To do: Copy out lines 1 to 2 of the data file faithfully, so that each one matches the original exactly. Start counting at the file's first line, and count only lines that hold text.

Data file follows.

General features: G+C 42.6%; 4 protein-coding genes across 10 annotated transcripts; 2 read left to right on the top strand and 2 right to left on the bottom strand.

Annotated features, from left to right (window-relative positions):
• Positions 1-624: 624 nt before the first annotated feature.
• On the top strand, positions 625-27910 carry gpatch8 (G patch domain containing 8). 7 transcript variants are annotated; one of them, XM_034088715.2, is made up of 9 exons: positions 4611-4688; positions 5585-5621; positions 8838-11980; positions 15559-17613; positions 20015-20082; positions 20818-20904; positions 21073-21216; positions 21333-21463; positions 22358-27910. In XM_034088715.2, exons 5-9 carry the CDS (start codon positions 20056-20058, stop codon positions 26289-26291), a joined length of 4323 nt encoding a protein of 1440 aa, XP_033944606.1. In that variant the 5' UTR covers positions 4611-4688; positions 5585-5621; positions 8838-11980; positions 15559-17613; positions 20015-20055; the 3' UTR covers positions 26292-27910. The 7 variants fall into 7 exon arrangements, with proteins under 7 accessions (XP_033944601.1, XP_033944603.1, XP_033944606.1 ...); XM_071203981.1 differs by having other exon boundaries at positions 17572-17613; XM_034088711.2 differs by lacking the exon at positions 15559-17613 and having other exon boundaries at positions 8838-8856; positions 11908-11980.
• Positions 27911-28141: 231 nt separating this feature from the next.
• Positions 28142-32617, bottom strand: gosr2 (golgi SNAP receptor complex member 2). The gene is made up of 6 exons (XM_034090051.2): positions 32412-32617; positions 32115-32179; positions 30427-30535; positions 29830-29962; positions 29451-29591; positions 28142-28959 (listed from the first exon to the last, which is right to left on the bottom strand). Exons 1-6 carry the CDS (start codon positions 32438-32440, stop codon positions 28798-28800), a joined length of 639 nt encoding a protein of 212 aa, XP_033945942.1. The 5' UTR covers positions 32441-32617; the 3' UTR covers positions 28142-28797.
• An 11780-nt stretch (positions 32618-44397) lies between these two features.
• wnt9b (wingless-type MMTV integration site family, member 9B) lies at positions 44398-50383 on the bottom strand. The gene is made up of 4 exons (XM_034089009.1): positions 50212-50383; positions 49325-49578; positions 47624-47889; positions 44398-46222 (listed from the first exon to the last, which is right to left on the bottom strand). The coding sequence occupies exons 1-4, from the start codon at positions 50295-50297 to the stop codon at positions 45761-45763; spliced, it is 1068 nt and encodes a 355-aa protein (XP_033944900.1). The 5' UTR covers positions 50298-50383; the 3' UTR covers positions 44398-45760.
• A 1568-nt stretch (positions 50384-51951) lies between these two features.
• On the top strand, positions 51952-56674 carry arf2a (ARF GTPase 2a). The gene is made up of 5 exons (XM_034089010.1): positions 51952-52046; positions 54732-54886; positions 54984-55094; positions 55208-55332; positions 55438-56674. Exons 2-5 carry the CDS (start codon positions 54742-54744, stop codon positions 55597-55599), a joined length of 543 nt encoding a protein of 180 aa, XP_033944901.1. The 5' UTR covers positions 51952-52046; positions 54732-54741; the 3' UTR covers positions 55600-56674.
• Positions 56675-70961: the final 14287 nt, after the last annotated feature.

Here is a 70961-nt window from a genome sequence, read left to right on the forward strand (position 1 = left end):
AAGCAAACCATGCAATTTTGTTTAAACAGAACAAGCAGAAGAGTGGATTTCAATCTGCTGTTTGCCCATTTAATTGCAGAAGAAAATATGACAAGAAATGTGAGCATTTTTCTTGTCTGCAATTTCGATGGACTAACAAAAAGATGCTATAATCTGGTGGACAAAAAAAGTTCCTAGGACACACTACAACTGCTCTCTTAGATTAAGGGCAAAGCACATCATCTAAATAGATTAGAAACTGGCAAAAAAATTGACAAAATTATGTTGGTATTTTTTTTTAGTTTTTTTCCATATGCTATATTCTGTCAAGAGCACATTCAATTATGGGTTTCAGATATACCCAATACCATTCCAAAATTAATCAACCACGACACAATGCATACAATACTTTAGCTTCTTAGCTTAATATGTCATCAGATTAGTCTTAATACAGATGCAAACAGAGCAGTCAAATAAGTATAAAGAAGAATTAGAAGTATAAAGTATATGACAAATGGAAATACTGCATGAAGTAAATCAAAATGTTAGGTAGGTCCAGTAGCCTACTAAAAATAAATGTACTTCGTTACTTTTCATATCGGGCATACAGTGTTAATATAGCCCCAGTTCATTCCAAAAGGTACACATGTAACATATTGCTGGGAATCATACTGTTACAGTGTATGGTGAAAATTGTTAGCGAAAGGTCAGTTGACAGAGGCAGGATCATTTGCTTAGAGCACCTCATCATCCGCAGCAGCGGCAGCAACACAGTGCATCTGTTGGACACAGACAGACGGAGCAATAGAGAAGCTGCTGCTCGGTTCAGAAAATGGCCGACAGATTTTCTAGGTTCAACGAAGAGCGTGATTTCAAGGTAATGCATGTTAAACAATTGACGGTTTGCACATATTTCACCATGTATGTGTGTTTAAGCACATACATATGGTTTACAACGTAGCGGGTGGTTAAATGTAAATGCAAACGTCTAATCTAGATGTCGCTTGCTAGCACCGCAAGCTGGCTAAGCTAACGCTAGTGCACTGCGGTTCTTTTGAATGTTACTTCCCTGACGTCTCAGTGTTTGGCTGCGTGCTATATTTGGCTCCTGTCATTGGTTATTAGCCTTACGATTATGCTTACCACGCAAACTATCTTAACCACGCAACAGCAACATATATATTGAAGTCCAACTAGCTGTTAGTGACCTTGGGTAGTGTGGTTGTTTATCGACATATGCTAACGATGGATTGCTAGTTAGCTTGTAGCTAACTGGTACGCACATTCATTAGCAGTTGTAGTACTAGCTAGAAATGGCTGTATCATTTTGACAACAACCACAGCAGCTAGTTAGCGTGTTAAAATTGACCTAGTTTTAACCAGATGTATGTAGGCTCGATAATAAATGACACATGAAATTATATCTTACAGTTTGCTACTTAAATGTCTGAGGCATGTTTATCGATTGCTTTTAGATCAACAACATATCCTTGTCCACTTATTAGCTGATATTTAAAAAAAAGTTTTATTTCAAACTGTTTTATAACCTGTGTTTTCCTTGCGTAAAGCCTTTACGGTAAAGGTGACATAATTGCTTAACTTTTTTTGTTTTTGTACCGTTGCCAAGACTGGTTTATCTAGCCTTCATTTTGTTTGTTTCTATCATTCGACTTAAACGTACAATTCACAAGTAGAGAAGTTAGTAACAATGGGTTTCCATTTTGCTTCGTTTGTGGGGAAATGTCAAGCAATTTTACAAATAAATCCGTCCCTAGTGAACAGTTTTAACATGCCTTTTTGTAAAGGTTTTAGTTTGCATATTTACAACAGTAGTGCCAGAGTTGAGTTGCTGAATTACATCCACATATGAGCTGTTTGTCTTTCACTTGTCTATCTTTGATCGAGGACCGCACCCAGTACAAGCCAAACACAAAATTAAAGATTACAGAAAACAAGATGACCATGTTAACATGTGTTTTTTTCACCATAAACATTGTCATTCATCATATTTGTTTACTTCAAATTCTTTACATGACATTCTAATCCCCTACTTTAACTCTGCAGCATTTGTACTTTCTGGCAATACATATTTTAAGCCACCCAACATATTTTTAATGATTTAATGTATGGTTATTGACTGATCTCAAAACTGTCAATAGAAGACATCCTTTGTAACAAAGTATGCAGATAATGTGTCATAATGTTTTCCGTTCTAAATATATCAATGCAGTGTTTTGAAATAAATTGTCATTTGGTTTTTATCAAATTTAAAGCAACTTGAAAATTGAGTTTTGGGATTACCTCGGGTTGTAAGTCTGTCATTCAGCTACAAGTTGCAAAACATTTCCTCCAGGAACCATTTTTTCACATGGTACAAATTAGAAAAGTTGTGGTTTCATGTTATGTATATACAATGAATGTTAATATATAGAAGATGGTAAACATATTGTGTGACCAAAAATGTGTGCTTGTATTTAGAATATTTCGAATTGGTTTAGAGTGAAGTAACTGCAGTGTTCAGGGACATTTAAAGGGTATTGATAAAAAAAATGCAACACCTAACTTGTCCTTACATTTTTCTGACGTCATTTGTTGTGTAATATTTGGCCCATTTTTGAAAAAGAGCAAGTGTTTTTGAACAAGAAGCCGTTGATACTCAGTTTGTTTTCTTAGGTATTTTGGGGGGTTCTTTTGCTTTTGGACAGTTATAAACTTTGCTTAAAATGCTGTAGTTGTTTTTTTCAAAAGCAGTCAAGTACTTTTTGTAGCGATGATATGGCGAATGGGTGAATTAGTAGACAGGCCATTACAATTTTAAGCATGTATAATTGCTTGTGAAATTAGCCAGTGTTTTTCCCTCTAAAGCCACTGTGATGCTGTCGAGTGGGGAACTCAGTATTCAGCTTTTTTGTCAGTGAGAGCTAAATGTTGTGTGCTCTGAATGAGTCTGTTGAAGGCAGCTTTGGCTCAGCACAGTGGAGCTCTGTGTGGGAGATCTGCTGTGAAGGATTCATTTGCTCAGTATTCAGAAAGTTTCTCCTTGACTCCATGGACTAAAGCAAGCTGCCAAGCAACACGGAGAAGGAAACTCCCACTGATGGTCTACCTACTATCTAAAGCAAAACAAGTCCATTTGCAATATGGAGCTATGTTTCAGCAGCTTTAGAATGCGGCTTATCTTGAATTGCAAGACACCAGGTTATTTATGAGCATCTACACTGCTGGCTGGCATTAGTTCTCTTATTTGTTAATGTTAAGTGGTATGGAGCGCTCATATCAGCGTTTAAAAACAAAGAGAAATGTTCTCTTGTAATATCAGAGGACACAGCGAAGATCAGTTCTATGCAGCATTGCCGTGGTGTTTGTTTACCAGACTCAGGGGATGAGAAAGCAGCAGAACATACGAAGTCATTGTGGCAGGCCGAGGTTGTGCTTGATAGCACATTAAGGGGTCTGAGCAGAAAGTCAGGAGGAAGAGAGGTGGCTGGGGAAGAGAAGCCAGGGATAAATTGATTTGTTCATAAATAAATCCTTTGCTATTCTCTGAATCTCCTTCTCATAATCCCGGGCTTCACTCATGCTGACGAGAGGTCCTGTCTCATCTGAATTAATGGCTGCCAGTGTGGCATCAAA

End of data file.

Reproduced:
General features: G+C 42.6%; 4 protein-coding genes across 10 annotated transcripts; 2 read left to right on the top strand and 2 right to left on the bottom strand.

Annotated features, from left to right (window-relative positions):